I imagine I'm like most people in that I mooch along Lower Clapton Road sometimes noticing the shops but rarely lifting my eyes to the floors above them or seeing them as part of a single parade within a built entity in the form of a large block.
It's been years since an estate agent planted a sign heralding a "former toilet" above what was, indeed, the site of a defunct public lavatory at the confluence of Mildenhall and Millfields Roads - nearly ten years, would you believe. In 2011, an architect's design appeared in virtual form along with plans. There was a public consultation. But 18 months later nothing had happened and went on not happening until suddenly, recently... serious construction action! Will it look like what was envisaged five years ago? Will anyone who isn't absolutely loaded be able to afford to live there?
In July 2006, exactly ten years ago, the beautiful but disused Clapton Federation Synagogue on Lea Bridge Road was knocked down. The site has stood empty ever since until, at last, it is being redeveloped on behalf of the North London Muslim Housing Association. A microcosm of demographic change in Clapton on one small piece of East London land.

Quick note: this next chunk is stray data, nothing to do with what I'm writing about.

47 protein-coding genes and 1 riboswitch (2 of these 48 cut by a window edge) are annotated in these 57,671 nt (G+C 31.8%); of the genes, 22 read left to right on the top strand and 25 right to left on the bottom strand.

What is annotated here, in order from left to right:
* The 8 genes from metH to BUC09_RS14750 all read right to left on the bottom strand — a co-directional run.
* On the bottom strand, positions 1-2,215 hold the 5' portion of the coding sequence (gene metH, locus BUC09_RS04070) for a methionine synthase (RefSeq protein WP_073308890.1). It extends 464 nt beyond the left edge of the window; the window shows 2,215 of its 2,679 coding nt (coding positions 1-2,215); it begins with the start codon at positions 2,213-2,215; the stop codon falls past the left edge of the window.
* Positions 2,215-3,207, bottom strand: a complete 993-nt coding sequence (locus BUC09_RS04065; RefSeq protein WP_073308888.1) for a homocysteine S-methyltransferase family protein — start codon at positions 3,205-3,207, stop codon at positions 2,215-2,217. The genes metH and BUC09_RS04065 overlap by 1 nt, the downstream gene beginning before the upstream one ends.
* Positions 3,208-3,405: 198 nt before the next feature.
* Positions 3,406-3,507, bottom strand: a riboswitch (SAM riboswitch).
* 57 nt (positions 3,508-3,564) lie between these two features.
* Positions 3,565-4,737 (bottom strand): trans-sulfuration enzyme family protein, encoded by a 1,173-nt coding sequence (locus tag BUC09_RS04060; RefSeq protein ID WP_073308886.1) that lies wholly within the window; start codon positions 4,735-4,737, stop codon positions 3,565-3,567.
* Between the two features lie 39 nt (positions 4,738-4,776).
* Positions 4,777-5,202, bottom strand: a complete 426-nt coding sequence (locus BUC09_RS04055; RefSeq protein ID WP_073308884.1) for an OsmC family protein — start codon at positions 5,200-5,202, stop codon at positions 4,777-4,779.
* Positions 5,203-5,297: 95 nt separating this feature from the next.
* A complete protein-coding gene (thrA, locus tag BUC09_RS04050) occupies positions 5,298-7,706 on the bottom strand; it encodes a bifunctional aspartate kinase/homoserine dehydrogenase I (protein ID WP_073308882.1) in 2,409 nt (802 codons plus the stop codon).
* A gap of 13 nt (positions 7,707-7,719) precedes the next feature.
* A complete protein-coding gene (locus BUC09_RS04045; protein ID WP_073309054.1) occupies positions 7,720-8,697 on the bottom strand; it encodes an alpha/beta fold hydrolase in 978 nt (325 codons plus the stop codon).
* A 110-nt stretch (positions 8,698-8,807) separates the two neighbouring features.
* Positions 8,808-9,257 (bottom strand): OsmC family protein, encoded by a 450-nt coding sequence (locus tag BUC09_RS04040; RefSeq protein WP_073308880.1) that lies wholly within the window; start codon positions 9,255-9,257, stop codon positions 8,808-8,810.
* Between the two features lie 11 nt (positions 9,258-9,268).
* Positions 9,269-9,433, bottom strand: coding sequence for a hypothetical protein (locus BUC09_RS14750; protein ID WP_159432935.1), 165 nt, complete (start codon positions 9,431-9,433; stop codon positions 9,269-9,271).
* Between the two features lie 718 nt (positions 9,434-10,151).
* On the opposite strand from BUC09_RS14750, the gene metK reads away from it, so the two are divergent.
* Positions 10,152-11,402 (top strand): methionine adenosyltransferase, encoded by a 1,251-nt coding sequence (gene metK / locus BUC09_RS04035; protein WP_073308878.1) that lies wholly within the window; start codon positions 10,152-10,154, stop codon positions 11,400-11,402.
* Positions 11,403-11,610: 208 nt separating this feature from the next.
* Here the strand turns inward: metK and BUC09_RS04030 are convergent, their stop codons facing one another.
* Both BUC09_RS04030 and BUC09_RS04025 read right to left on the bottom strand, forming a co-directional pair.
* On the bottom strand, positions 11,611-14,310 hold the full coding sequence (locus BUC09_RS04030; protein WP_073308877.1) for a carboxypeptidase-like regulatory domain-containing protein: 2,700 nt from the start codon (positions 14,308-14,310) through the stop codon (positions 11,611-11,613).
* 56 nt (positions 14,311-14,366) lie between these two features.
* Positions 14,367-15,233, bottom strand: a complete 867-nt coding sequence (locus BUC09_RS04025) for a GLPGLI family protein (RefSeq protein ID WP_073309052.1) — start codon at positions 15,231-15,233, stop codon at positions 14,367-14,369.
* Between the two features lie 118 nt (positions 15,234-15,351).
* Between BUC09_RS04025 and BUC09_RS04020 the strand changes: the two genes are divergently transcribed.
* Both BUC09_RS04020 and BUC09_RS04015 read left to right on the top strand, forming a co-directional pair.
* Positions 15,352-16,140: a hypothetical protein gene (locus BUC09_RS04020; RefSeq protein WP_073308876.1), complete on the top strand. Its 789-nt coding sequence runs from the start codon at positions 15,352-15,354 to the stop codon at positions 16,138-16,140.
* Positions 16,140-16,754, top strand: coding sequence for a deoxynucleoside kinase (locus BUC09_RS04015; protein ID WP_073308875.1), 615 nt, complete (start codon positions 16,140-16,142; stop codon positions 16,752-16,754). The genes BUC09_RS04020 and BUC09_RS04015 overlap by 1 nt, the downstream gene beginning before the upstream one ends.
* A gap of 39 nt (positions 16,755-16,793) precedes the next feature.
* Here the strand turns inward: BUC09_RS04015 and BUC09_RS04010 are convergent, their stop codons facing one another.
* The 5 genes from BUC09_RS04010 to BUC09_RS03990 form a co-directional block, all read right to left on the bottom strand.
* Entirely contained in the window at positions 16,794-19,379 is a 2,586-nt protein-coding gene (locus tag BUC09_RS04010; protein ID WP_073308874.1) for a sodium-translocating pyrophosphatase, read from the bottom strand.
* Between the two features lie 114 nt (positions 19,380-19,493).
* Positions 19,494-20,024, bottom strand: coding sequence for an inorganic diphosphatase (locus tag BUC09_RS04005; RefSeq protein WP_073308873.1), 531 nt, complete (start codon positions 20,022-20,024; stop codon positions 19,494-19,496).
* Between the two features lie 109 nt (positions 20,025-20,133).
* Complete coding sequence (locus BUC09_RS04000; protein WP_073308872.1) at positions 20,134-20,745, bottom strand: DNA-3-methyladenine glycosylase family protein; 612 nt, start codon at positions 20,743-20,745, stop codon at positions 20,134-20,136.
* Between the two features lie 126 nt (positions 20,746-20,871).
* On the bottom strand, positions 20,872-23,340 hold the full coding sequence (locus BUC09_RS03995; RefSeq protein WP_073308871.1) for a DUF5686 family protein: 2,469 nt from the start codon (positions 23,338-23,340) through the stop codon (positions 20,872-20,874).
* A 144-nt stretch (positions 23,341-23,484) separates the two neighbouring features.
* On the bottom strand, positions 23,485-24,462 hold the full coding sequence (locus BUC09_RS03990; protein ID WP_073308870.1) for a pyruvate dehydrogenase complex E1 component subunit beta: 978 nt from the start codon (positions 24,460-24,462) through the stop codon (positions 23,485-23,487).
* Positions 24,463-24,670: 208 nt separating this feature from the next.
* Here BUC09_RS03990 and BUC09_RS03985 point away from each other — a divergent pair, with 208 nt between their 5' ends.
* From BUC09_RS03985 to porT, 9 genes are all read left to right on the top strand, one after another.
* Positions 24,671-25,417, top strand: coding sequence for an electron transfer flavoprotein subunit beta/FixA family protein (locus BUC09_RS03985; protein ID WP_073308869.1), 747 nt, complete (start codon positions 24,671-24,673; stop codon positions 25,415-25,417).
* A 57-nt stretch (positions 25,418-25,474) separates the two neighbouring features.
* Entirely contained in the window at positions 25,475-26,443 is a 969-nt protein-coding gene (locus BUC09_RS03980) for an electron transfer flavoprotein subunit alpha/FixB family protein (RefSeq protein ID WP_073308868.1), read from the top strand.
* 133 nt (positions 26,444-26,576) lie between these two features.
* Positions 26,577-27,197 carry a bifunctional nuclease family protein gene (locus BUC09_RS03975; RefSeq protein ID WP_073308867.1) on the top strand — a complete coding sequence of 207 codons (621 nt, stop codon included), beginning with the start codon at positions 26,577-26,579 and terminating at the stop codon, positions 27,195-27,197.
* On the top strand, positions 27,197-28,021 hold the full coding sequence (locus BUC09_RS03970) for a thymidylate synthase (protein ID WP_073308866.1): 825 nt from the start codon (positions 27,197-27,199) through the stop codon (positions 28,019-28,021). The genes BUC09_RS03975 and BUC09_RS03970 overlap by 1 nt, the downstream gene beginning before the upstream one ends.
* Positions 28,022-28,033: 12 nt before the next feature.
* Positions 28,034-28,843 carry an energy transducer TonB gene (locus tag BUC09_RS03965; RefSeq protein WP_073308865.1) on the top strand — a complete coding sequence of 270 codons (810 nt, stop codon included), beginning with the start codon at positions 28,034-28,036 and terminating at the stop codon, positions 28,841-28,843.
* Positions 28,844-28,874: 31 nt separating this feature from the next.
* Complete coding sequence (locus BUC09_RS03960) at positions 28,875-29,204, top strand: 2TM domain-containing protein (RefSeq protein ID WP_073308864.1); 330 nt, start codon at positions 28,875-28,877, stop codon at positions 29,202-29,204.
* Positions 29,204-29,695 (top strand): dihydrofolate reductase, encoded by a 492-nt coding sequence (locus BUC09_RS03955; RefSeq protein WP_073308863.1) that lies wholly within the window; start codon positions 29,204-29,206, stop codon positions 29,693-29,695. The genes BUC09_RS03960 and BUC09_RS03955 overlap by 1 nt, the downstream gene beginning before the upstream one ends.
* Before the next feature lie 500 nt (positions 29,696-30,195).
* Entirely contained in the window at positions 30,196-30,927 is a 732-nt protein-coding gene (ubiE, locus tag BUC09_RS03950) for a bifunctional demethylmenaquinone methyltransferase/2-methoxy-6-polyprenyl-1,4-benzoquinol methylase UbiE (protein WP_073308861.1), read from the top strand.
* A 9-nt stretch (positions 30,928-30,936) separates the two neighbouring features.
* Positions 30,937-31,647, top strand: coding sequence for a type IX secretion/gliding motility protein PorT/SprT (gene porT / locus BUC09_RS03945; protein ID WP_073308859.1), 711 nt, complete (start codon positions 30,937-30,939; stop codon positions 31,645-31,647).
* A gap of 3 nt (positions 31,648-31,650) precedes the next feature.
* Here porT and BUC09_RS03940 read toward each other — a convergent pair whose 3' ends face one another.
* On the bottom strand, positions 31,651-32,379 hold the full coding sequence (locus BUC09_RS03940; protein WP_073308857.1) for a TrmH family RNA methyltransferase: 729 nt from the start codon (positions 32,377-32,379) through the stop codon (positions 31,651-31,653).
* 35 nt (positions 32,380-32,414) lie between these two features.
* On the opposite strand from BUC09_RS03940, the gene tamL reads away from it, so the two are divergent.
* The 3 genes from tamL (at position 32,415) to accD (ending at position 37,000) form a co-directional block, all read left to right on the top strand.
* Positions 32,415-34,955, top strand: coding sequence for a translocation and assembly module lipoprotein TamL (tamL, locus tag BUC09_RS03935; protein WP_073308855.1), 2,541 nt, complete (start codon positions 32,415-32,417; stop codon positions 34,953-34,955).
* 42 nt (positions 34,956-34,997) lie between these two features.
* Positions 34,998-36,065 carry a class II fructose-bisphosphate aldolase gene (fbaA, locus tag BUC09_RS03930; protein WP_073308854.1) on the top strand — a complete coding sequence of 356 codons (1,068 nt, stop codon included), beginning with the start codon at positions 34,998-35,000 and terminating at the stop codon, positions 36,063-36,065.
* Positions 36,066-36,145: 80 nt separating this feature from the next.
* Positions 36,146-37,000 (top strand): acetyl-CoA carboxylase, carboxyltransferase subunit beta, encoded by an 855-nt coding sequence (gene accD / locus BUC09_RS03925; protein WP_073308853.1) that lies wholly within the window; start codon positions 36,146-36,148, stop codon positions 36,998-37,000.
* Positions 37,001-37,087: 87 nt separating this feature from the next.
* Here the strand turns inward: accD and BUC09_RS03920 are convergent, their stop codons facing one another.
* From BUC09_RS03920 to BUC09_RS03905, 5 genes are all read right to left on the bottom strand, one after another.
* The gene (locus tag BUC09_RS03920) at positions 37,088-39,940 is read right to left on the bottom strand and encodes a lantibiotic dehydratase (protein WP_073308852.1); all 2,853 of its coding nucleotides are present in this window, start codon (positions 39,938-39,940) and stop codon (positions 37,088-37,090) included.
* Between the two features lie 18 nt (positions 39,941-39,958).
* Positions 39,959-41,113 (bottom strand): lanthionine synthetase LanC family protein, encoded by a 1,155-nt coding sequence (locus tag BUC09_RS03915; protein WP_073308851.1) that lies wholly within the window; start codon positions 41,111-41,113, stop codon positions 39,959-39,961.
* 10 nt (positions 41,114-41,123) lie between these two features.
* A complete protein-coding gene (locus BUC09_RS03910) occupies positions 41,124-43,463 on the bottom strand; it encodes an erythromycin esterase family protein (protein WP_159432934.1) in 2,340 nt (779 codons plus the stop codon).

I often run past these flats when striking out for the far north in the form of Tottenham Lock and beyond (why, sometimes even unto distant Enfield). I have to remind myself that once there was nothing much where the development known as The Wharf E5 has now sprung up, at least as far as I can remember - and it's amazing how quickly I forget such things.
I recently learned that around a third of local households rent privately, a substantially higher percentage than in London as a whole. The same 2011 ward profile data also reveal that over a third of local households - by which I mean those in the Leabridge and Hackney Downs wards are one person households and 15% are lone parents households. Add those together and just about 50% of local households contain only one adult.
Residents are being encouraged to take part in a Question Time style debate about the future of the borough. It is being held to launch a major, year-long resident engagement programme during which the Council aims to talk to thousands of people about their experience of the rapid social and economic changes that have affected the borough in recent times.